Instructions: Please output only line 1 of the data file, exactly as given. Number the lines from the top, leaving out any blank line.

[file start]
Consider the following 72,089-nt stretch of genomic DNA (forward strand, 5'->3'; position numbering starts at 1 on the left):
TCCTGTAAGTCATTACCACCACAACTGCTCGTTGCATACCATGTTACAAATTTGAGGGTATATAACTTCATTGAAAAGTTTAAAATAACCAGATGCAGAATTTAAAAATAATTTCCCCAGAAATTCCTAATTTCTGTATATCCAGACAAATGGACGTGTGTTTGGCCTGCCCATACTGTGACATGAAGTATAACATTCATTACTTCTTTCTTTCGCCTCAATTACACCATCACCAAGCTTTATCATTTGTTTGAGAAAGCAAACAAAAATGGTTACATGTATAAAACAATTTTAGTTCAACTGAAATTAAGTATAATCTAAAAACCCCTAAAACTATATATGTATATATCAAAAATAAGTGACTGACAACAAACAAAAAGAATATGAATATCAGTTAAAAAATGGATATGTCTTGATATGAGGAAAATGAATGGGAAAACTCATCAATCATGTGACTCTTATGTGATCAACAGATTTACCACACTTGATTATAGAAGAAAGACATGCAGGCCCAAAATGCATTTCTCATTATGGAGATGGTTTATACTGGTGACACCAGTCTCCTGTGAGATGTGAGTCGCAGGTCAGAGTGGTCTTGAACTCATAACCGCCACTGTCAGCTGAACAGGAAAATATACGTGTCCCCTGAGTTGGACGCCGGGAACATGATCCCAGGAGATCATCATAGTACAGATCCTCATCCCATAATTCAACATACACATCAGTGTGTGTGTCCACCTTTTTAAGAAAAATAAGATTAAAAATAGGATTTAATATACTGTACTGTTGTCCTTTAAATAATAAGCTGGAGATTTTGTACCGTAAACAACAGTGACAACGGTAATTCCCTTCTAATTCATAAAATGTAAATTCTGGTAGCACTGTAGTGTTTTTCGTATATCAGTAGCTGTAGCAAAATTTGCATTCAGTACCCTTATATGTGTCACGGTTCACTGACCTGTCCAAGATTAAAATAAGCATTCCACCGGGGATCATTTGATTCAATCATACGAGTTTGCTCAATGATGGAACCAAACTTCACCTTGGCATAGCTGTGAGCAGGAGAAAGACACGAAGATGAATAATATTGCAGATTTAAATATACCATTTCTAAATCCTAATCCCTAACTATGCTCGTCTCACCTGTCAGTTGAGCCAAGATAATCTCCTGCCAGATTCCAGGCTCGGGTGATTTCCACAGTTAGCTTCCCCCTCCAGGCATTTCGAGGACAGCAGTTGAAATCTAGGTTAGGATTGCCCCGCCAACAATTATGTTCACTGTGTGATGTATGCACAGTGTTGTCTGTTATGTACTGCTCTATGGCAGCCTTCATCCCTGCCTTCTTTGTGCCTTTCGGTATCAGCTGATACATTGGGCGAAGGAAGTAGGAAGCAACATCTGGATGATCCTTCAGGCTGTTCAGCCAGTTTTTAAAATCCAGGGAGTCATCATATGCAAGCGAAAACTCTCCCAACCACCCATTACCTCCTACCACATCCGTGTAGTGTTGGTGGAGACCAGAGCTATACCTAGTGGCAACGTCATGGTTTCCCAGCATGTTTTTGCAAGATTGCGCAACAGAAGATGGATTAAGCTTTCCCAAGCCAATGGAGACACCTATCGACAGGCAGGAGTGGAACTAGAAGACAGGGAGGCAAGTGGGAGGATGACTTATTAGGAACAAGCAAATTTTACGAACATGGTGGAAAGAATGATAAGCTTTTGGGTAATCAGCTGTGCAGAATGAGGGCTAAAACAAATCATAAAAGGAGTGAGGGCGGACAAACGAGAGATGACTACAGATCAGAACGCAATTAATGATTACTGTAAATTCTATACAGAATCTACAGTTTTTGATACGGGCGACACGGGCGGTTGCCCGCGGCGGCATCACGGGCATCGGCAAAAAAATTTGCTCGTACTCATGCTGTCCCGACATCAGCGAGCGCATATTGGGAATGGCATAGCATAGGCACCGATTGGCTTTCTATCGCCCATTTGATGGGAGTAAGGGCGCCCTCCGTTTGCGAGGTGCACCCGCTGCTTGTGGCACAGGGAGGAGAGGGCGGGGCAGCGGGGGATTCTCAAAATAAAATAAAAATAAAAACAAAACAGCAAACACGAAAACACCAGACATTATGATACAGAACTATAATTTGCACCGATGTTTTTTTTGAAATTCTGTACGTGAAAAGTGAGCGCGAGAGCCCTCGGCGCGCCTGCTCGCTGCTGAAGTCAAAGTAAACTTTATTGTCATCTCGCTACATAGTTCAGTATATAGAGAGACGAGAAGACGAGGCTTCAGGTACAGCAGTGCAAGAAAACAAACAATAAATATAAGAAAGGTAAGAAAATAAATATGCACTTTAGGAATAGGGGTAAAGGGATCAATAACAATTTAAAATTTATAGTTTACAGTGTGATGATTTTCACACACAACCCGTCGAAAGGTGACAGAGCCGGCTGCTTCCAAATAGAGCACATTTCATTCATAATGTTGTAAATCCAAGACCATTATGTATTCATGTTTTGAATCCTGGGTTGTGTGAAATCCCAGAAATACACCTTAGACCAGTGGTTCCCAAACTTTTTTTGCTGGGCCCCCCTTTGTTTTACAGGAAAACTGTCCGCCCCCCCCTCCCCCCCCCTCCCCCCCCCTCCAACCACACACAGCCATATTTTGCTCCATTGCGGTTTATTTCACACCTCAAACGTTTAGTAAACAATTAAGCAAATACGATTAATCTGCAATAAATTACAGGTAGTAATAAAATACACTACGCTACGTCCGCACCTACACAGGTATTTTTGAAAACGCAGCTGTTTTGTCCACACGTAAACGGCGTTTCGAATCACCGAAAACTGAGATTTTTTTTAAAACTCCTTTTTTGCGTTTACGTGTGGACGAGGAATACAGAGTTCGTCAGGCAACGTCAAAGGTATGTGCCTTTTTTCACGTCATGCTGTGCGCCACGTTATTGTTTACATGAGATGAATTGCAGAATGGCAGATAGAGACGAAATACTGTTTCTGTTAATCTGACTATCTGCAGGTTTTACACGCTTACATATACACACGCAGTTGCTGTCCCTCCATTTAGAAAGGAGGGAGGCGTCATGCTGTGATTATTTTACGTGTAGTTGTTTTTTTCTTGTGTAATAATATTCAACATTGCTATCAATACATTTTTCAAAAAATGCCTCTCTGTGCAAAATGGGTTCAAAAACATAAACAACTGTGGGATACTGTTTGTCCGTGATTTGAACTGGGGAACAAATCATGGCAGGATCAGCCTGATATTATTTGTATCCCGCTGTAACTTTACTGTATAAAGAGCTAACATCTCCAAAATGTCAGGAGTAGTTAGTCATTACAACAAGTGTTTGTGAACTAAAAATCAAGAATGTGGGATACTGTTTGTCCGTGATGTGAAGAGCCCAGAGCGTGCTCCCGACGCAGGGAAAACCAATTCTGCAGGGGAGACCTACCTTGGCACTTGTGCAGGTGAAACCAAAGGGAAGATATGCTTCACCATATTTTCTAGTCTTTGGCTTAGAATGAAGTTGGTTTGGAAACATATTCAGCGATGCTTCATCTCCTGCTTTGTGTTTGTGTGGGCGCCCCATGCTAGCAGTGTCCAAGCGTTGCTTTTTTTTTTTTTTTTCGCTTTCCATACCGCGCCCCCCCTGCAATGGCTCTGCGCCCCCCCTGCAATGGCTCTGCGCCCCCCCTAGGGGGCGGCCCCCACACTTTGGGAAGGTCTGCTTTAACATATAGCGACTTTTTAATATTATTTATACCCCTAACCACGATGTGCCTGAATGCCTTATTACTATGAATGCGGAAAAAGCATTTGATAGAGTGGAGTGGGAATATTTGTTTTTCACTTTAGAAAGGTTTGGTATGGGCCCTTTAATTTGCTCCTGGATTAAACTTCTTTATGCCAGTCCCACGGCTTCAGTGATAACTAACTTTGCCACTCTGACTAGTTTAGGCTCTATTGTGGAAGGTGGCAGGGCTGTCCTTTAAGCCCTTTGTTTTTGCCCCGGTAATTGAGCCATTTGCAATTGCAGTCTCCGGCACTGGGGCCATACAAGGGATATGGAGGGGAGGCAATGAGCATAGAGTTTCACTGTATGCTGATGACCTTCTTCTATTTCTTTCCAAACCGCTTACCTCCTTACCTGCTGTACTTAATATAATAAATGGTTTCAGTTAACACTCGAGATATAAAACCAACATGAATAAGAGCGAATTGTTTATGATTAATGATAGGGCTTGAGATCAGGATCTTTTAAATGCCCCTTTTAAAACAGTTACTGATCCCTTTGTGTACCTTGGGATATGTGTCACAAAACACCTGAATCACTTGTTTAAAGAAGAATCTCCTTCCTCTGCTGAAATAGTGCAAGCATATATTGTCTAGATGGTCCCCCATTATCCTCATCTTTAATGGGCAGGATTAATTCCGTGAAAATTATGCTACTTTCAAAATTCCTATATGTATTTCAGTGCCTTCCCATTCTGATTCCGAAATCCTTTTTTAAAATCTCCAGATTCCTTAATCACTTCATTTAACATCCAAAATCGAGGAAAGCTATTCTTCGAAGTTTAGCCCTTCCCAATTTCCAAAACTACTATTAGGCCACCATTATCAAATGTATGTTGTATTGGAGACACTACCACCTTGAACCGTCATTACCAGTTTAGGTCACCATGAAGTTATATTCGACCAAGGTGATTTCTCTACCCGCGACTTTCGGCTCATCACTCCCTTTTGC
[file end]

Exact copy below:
Consider the following 72,089-nt stretch of genomic DNA (forward strand, 5'->3'; position numbering starts at 1 on the left):